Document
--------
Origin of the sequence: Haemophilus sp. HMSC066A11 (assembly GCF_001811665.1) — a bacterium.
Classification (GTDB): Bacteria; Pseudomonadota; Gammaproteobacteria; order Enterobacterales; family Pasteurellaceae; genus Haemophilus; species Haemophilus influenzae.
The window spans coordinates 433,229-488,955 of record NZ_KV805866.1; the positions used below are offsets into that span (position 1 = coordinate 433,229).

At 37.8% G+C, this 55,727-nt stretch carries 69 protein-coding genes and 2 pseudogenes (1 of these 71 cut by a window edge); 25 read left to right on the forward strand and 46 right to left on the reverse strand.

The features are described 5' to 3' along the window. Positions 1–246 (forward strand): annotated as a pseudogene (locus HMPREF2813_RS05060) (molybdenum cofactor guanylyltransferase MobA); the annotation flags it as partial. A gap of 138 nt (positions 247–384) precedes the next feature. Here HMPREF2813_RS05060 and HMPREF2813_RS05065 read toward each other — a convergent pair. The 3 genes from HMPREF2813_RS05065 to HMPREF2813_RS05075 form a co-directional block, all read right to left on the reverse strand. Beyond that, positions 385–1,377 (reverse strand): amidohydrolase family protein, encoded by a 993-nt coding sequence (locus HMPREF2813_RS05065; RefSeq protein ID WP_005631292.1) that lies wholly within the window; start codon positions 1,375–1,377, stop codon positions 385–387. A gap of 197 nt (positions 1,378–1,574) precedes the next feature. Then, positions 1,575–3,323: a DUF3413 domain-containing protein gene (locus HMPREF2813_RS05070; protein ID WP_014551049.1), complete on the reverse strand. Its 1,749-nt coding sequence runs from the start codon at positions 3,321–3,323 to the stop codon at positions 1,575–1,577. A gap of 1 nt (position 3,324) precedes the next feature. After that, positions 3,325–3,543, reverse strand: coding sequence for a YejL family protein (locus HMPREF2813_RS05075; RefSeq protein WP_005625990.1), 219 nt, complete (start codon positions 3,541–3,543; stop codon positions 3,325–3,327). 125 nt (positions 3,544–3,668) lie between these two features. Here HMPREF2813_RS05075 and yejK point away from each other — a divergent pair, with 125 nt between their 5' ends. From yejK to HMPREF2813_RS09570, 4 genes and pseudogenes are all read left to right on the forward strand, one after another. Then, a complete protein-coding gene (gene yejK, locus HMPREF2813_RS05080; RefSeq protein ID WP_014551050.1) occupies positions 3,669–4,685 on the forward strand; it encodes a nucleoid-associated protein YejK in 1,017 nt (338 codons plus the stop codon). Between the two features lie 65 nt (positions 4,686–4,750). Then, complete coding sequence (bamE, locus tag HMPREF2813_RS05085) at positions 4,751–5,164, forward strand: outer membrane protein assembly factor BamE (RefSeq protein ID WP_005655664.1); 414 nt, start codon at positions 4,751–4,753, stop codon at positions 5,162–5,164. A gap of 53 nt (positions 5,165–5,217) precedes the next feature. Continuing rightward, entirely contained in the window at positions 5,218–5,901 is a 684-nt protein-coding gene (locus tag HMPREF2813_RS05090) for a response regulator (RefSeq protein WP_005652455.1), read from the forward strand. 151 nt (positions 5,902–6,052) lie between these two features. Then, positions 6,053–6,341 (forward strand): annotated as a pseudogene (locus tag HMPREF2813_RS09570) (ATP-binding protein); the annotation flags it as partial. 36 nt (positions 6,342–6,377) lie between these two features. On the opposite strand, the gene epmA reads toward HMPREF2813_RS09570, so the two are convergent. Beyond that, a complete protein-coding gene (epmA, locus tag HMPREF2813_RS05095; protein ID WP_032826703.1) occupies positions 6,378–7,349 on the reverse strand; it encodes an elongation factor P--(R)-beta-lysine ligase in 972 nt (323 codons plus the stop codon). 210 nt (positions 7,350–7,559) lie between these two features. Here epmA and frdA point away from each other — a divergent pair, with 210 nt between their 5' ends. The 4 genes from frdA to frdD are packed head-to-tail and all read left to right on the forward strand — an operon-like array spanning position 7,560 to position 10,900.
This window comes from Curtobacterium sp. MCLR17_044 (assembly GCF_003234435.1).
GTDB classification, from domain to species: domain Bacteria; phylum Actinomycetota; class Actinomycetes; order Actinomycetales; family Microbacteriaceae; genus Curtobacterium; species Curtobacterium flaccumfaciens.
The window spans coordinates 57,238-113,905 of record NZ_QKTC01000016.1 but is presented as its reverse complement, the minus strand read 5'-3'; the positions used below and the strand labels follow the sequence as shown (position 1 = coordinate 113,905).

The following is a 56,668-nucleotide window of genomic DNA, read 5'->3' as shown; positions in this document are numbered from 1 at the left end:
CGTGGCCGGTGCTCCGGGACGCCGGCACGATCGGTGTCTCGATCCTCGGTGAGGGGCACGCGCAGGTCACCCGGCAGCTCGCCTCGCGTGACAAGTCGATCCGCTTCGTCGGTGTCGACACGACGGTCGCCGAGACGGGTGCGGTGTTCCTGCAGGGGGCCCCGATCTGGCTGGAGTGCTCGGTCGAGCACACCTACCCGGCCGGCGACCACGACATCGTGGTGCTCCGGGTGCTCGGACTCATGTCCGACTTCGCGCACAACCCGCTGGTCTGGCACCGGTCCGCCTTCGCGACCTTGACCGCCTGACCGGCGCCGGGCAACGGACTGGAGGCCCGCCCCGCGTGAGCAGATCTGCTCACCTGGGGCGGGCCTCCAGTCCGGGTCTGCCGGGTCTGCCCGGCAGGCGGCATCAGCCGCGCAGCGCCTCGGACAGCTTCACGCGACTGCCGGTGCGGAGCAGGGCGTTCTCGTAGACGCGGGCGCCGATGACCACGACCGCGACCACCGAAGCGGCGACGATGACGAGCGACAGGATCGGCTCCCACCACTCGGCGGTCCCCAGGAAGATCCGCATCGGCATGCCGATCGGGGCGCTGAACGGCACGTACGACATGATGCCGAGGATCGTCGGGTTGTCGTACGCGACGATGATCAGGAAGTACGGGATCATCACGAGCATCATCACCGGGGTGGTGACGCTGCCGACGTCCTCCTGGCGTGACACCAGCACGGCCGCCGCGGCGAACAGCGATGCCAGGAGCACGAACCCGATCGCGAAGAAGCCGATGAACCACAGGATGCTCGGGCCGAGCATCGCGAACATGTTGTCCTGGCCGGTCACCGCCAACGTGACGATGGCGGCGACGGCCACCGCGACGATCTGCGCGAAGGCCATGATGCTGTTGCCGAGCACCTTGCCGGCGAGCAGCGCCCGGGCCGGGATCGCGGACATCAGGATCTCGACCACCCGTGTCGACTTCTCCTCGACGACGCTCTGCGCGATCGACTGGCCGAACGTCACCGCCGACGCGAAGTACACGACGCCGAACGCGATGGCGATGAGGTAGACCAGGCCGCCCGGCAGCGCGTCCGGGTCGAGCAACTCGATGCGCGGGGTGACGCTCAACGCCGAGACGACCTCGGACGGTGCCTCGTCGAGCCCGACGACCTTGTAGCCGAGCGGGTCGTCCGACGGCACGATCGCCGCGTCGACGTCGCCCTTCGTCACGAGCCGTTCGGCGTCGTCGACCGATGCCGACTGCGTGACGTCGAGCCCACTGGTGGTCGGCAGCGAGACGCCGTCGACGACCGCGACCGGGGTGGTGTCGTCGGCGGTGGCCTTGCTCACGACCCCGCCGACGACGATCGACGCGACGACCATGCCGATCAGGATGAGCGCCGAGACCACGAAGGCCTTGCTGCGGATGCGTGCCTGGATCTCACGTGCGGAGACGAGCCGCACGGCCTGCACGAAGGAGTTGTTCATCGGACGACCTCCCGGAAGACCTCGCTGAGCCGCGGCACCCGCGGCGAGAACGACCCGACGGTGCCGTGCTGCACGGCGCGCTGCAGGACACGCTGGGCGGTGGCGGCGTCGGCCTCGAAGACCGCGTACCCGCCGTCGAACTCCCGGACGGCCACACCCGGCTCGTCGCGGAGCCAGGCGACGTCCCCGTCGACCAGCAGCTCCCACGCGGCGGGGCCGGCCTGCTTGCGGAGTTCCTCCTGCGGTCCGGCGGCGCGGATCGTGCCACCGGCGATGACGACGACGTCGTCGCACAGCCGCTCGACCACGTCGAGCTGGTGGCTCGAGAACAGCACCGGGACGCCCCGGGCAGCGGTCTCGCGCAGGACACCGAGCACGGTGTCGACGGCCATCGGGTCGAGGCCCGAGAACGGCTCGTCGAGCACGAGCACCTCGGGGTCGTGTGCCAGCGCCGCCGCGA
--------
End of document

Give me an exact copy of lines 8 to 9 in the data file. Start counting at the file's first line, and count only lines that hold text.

The window spans coordinates 57,238-113,905 of record NZ_QKTC01000016.1 but is presented as its reverse complement, the minus strand read 5'-3'; the positions used below and the strand labels follow the sequence as shown (position 1 = coordinate 113,905).

The following is a 56,668-nucleotide window of genomic DNA, read 5'->3' as shown; positions in this document are numbered from 1 at the left end: